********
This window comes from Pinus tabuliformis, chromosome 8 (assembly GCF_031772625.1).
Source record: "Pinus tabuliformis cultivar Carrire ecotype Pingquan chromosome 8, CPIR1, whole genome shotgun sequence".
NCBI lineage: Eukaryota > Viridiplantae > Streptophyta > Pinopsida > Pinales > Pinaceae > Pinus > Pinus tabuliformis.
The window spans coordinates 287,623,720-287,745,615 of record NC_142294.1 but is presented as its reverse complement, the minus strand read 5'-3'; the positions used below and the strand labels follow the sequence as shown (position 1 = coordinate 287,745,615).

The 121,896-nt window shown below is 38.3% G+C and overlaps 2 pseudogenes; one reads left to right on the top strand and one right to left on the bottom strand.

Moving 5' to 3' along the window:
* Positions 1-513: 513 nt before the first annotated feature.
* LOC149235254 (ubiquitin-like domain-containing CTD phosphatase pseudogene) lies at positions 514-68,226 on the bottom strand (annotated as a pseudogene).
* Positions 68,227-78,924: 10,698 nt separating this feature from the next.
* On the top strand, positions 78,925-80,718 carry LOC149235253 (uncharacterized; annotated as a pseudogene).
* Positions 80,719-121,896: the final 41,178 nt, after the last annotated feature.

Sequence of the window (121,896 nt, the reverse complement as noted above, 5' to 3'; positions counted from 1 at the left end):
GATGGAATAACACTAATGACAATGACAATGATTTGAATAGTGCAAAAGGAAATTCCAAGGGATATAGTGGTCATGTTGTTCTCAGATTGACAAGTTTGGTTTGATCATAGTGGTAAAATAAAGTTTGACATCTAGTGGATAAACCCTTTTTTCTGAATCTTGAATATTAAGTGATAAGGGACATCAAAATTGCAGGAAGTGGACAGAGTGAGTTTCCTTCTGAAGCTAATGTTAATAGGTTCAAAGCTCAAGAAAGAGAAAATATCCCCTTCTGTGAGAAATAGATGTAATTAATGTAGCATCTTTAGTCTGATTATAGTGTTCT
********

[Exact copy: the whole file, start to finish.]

This window comes from Pinus tabuliformis, chromosome 8 (assembly GCF_031772625.1).
Source record: "Pinus tabuliformis cultivar Carrire ecotype Pingquan chromosome 8, CPIR1, whole genome shotgun sequence".
NCBI lineage: Eukaryota > Viridiplantae > Streptophyta > Pinopsida > Pinales > Pinaceae > Pinus > Pinus tabuliformis.
The window spans coordinates 287,623,720-287,745,615 of record NC_142294.1 but is presented as its reverse complement, the minus strand read 5'-3'; the positions used below and the strand labels follow the sequence as shown (position 1 = coordinate 287,745,615).

The 121,896-nt window shown below is 38.3% G+C and overlaps 2 pseudogenes; one reads left to right on the top strand and one right to left on the bottom strand.

Moving 5' to 3' along the window:
* Positions 1-513: 513 nt before the first annotated feature.
* LOC149235254 (ubiquitin-like domain-containing CTD phosphatase pseudogene) lies at positions 514-68,226 on the bottom strand (annotated as a pseudogene).
* Positions 68,227-78,924: 10,698 nt separating this feature from the next.
* On the top strand, positions 78,925-80,718 carry LOC149235253 (uncharacterized; annotated as a pseudogene).
* Positions 80,719-121,896: the final 41,178 nt, after the last annotated feature.

Sequence of the window (121,896 nt, the reverse complement as noted above, 5' to 3'; positions counted from 1 at the left end):
GATGGAATAACACTAATGACAATGACAATGATTTGAATAGTGCAAAAGGAAATTCCAAGGGATATAGTGGTCATGTTGTTCTCAGATTGACAAGTTTGGTTTGATCATAGTGGTAAAATAAAGTTTGACATCTAGTGGATAAACCCTTTTTTCTGAATCTTGAATATTAAGTGATAAGGGACATCAAAATTGCAGGAAGTGGACAGAGTGAGTTTCCTTCTGAAGCTAATGTTAATAGGTTCAAAGCTCAAGAAAGAGAAAATATCCCCTTCTGTGAGAAATAGATGTAATTAATGTAGCATCTTTAGTCTGATTATAGTGTTCT